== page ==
Fentanyl administration, another commonly used analgesic agent, significantly diminishes NK-cells and CD8+ cytotoxic T-cells (54, 55). For instance, Yeager et al. found there was a dose-dependent decline in NK-cell activity when given to healthy human volunteers (56). This decline in critical tumor-fighting cells has been shown in both animal and human models (54). Others have also demonstrated that fentanyl suppresses NK-cell levels (57). However, they also found that, at low doses, fentanyl does not suppress immune resistance to cancer (58). In a rat study that examined the effects of fentanyl on lung metastasis, the authors showed that fentanyl had a dose-dependent suppression of NK-cells and an increase in metastatic cells (59).

It is generally agreed that volatile anesthetics, morphine, and fentanyl pose a recognizable risk when administered during surgical removal of tumors, especially during procedures that have a high risk of disseminating residual tumor cells such as during breast cancer removal. Thankfully, several anesthetic options may exist to replace the general anesthetic techniques (ie, sevoflurane, fentanyl, morphine) with alternative techniques that prevent or preserve the surgical stress response associated with a pro-tumorigenic environment (60-63).

5.3. Propofol, Paravertebral Block, and NSAIDS: Techniques of Promise?

Propofol, an already widely used alternative to inhaled anesthetics, shows promise for preserving NK-cell cytotoxicity and suppressing the surgical stress response (64, 65). It has been shown to suppress inflammatory cytokines and prostaglandins in several studies (66). Melamed et al. found that only propofol maintained NK-cell cytotoxicity when testing the effects of propofol, ketamine, thiopental, and halothane (67). Another study found that propofol can reduce the production of COX-2 and PGE-2, thus indirectly attenuating the decreased NK-cell levels seen in general anesthesia (27). In a recent meta-analysis, propofol-based IV anesthesia improved both cancer-free survival and overall survival (68). Further, COX inhibitors have also shown promise in persevering cancer immune function (69). Ketorolac can potentially reverse the NK-cell cytotoxicity compared to morphine (70). Celecoxib was also shown to reverse the immune suppressive and angiogenesis-promoting effects of morphine in a mouse model (71). Findings such as these have led many to believe there are better anesthetic options for cancer surgery.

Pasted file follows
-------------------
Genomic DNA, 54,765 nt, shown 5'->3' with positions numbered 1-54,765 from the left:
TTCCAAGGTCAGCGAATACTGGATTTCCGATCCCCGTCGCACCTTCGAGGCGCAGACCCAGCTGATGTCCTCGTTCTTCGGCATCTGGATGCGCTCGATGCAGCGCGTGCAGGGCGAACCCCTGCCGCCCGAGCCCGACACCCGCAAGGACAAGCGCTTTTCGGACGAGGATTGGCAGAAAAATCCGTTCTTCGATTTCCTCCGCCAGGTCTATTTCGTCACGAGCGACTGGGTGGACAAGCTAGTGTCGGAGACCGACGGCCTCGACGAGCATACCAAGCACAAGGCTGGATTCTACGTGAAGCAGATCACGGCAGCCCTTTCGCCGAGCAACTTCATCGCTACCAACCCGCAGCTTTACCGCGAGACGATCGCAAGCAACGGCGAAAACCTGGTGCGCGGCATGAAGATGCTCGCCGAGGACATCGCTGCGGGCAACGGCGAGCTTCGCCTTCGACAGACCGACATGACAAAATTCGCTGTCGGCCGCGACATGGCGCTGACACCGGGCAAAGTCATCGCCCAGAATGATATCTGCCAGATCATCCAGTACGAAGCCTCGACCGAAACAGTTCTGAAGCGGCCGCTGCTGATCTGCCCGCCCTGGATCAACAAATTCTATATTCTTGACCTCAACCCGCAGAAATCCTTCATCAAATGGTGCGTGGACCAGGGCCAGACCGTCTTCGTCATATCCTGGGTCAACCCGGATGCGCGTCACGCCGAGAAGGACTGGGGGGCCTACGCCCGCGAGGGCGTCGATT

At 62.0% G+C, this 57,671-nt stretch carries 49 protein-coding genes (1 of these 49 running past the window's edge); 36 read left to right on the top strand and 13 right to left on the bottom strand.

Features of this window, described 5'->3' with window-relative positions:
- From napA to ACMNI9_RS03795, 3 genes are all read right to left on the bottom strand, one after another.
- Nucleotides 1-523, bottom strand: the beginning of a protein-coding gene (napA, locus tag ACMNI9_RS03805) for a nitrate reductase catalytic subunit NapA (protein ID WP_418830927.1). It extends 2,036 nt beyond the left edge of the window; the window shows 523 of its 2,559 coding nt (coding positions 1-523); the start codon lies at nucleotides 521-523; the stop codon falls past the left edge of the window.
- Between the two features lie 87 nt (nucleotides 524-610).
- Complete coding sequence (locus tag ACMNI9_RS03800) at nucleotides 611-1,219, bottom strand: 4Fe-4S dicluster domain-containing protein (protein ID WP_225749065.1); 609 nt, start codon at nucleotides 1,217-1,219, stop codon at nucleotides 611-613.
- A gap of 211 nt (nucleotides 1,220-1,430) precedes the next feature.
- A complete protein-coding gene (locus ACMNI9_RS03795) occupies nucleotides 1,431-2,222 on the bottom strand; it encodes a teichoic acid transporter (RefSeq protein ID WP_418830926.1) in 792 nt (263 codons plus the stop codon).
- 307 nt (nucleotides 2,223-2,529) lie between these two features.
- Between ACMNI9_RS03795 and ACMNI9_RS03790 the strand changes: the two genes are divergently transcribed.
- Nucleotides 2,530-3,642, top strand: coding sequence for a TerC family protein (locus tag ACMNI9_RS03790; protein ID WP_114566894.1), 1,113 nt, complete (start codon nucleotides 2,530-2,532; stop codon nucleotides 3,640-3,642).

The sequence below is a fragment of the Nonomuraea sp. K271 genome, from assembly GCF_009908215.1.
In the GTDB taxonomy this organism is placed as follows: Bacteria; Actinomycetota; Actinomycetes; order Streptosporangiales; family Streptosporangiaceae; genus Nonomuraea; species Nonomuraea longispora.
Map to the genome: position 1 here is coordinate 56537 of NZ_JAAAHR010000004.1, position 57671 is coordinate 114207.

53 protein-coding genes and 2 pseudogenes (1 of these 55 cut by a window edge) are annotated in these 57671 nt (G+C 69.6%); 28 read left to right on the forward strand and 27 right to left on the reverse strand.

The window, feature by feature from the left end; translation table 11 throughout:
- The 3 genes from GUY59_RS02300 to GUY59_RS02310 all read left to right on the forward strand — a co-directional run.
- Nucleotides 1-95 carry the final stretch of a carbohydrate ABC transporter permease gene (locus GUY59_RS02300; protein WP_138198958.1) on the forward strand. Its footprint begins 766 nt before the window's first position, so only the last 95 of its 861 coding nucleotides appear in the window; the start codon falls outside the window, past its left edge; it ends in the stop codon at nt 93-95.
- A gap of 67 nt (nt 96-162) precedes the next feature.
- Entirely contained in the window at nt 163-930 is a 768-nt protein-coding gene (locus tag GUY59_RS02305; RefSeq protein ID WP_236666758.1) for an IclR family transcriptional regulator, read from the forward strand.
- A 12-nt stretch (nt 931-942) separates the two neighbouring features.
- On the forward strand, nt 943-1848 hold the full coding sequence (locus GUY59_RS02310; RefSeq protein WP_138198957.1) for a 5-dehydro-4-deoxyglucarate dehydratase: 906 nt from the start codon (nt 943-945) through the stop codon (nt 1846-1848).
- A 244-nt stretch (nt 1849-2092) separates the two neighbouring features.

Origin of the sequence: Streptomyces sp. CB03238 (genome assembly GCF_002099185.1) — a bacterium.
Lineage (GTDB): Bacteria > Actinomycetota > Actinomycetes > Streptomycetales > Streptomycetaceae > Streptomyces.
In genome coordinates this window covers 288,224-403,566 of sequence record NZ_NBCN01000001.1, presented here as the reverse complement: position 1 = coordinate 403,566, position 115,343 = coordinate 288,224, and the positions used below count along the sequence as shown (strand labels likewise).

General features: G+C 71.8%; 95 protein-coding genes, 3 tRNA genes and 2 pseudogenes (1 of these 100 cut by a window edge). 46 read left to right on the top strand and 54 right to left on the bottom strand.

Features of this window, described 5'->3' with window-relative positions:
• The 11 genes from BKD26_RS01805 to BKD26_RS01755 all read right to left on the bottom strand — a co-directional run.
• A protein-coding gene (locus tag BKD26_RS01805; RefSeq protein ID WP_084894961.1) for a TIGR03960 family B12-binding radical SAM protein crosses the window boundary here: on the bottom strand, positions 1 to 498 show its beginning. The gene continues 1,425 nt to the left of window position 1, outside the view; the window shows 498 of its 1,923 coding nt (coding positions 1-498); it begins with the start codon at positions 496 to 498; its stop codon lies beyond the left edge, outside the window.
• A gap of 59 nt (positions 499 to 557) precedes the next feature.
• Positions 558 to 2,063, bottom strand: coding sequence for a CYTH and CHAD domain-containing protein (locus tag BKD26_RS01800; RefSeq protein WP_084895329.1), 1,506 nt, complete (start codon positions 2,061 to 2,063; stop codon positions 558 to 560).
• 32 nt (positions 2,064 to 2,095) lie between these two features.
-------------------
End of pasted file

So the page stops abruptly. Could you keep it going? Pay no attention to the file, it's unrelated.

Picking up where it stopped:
Furthermore, the paravertebral block is another potential option to preserve immune function and is an effective anesthetic technique (72). Importantly, paravertebral blocks reduce the need for opioid analgesia, which, as mentioned previously, cause immune dysfunction (73). Deegan et al. clearly showed that propofol/paravertebral block did not increase VEGF levels and attenuated MMP-2, MMP-9, and IL-1 compared to sevoflurane/opioid anesthesia (74).

6. Conclusions

Many cancer survivors struggle with fear of recurrence, which can be psychologically difficult to deal with. Once a person has dealt with cancer, their body is no longer the same in the way that it reacts to various medications and stressors, and the basic everyday worries that life brings. COX inhibitors have shown promise in helping with the prevention of cancer recurrence. Celecoxib has been shown to reverse the immune suppressive and angiogenesis-promoting effects of morphine in a mouse model. Propofol has been shown to improve both cancer-free survival and overall survival. Fentanyl, on the other hand, can significantly diminish NK-cells and CD8+ cytotoxic T cells. This shows that the selection of both pain medications and even anesthetic agents can affect cancer reoccurrence.